Most of you probably know that I have been busy with the NBA playoffs, which is why I have been posting less frequently here. Three non-NBA stories caught my eye recently but I have not had a chance to write about them until now:
1) Tiger Woods has knee surgery right after finishing second in the Masters.
As Christine Brennan pointed out in her USA Today column, Woods did an impeccable job of not using his knee injury as an excuse for his performance and of making sure that the timing of the announcement about his surgery did not overshadow or diminish the attention that Trevor Immelman received for winning his first major. The Cleveland Cavaliers pride themselves on being a "no excuses" team and that is an attitude that all champions (and aspiring champions) should take. Woods clearly understands this.
2) Toronto Blue Jays waive slugger Frank Thomas
Frank Thomas finished fourth in the AL MVP voting in 2006 as an Oakland A and last year as Toronto Blue Jay he hit .277 with 26 home runs and 81 RBI. Thomas, who often is a slow starter, hit just .167 in the first 16 games of this season, though he did slug three home runs and 11 RBI. Thomas did not react well when word came out of Toronto that the Blue Jays planned to bench him in favor of some younger players and then all of a sudden the team announced that it had reached a "mutual" agreement with Thomas to release him. ESPN's Buster Olney reports that the A's may sign Thomas soon. Thomas has been one of the most remarkably consistent and disciplined sluggers in MLB history, a great home run hitter (516 and counting) who also hit for average (.302 lifetime, including a .347 average in 1997 that earned him the batting title). For five straight seasons in the 1990s Thomas produced at least 30 home runs, 100 RBI, 100 runs scored and 100 walks. Neither his physique nor his numbers changed during baseball's "steroids era" and he has always been at the forefront in calling for more drug testing and harsher punishment of drug cheaters. He is not popular with some members of the media, which leads to him being portrayed poorly at times, but overall Thomas has not only been a great player but a class act. Here's hoping that his career ends on a positive note.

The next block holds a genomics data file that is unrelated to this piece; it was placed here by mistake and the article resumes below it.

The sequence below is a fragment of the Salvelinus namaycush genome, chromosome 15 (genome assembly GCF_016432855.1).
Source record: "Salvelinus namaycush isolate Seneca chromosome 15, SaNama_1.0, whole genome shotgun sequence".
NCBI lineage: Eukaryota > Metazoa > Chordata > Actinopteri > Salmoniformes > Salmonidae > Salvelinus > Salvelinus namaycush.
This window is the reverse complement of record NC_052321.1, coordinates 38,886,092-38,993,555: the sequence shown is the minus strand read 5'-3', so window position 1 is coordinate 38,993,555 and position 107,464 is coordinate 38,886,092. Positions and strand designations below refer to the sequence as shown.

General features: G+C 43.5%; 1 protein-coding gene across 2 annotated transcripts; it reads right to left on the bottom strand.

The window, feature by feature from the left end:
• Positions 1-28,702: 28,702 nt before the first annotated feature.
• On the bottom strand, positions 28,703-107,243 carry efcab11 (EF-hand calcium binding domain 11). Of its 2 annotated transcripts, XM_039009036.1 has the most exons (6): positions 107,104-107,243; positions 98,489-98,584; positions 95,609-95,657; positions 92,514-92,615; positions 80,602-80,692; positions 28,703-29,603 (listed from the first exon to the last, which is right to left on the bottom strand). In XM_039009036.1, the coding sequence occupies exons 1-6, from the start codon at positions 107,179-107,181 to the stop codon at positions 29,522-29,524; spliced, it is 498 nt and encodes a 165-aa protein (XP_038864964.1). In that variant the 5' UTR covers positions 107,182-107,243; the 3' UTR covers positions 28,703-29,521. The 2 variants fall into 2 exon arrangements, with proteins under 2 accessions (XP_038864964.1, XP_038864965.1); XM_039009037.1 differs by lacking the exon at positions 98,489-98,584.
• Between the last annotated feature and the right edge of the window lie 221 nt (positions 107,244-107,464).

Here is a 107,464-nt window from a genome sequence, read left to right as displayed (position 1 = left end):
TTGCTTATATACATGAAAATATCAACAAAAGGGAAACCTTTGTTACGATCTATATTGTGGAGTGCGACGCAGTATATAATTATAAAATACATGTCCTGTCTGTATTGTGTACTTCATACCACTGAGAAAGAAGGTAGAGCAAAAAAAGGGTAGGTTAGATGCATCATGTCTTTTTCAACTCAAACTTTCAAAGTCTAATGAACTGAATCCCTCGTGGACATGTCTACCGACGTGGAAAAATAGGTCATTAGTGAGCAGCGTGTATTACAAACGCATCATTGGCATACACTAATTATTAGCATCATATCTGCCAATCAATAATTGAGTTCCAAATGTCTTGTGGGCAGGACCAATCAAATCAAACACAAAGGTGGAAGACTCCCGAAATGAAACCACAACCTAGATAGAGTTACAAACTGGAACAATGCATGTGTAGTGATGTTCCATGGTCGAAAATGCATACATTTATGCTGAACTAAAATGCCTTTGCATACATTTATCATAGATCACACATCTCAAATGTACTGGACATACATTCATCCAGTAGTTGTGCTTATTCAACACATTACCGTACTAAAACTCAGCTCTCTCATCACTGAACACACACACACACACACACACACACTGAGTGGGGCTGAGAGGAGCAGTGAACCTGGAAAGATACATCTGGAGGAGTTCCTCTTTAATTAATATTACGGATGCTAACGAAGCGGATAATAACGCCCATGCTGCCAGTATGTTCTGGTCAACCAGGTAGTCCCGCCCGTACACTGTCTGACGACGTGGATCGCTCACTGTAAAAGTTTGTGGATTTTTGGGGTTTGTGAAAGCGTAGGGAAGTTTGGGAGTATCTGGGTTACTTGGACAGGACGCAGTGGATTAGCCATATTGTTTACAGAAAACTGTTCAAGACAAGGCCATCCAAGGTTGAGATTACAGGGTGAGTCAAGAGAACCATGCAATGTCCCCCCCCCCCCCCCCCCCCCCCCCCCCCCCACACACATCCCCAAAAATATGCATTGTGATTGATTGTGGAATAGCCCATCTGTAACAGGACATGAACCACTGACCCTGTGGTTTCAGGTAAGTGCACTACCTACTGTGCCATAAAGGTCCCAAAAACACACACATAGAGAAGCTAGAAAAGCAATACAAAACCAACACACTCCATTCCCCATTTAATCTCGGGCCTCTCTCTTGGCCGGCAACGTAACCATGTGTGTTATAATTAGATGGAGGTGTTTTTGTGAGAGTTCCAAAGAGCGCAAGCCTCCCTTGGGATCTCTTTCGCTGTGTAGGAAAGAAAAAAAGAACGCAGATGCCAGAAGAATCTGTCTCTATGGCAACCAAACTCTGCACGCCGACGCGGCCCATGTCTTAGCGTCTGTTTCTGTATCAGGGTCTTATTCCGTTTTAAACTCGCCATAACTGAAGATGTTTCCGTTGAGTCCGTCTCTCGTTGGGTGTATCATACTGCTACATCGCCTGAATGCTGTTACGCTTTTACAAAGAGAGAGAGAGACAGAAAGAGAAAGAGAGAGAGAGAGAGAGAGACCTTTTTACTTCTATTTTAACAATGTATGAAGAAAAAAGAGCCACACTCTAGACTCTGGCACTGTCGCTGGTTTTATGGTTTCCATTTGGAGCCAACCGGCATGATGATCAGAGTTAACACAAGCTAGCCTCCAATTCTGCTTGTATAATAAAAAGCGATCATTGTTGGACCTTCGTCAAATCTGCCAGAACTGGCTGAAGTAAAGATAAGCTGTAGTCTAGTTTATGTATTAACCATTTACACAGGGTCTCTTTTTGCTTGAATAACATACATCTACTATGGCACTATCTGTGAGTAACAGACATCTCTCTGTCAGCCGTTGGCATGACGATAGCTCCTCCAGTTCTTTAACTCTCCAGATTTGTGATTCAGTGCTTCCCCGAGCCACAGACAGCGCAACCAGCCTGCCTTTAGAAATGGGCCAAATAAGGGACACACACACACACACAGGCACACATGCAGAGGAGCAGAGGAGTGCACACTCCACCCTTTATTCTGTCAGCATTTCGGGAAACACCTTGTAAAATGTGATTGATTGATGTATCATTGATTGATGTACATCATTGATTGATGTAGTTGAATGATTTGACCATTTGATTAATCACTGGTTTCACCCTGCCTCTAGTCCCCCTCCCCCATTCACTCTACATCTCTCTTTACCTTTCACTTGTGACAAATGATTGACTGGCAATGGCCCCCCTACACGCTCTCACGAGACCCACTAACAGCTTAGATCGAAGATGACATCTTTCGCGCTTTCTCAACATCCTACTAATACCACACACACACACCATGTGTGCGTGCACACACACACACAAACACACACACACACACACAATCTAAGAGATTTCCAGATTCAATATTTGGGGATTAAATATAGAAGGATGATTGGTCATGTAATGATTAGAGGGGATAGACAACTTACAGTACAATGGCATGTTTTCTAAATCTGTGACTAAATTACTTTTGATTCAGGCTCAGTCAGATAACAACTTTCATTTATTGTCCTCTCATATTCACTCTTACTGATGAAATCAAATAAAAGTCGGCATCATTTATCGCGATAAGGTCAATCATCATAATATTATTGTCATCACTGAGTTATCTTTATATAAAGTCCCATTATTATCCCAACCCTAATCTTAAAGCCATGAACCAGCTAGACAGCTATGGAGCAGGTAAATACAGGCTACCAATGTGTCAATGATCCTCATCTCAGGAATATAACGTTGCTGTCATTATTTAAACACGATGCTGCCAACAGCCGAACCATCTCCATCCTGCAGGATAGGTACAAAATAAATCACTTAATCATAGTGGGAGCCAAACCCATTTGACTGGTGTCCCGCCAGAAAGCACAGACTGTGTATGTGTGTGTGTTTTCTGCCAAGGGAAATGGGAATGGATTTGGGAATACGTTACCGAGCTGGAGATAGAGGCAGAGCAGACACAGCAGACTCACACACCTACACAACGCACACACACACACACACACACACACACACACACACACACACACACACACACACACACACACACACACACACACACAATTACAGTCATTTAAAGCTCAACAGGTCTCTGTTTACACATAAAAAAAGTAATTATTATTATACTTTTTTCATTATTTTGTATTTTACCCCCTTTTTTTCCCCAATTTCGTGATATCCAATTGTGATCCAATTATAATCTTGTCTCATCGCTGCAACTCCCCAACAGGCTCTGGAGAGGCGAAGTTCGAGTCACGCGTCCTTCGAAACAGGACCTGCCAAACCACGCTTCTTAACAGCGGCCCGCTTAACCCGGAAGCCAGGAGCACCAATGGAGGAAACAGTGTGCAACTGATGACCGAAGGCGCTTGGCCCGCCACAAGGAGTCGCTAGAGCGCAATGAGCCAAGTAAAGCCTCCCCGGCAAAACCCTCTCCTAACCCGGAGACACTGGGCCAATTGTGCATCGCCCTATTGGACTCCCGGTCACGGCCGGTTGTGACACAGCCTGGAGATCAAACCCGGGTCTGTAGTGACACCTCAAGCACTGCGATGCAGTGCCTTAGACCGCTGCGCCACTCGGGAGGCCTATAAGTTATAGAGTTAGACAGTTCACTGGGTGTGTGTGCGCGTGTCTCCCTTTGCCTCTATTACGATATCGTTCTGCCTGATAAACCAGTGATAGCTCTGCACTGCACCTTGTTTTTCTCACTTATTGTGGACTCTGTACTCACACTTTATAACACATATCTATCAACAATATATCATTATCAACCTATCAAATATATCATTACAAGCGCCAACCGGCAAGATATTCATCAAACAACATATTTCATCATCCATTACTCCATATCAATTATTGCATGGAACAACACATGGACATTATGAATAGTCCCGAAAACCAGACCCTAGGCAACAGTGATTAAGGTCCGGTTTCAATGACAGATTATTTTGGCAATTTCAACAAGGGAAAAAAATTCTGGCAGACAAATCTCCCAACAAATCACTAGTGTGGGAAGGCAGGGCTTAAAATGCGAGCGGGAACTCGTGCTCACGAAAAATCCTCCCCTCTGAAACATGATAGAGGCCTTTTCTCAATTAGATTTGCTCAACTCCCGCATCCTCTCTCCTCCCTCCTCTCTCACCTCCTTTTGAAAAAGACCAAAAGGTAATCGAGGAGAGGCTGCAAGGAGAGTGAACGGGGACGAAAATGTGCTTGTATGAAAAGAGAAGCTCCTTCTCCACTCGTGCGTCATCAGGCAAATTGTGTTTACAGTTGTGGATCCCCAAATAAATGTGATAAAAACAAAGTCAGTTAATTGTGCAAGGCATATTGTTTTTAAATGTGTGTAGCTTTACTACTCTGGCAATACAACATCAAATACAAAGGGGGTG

3) Danica Patrick becomes the first woman to win a major open-wheel auto racing event
Danica Patrick took the checkered flag in the Japan Indy 300 last weekend, holding off two-time Indy 500 champion Helio Castroneves to become the first woman to win a major open-wheel auto race. Some people are comparing Patrick's triumph to Billie Jean King's famous victory over Bobby Riggs but Patrick's is much more significant from a competitive standpoint even if it does not have as much impact culturally and socially. Riggs was an over the hill (55 years old at the time) tennis hustler who may very well have even bet against himself when he played King; he had previously claimed an easy 6-1, 6-2 victory over Margaret Court, the top ranked female tennis player in the world at that time. Patrick's win came in serious competition against some of the very best drivers in the world. Success in the auto racing world is heavily dependent on having the right team backing you with the best equipment but the driver still has to have the skills to get the job done. Some people were beginning to compare Patrick to tennis player Anna Kournikova, which is actually unfair to both athletes. Kournikova has been wrongly characterized as simply a stunningly beautiful woman who never won anything but the latter charge is not true. Although she never won a singles title, she was ranked as highly as eighth in the world at one time; also, she won 13 career doubles titles--including two Grand Slams--and achieved the number one ranking in the world in that discipline. Whether or not Kournikova fully maximized her potential is a separate issue but she achieved more in the world of tennis than 99% of her critics ever achieved in anything. Patrick is a young racer who had already enjoyed some success even before her win in Japan, so it was very premature for anyone to assume that she would never win a race.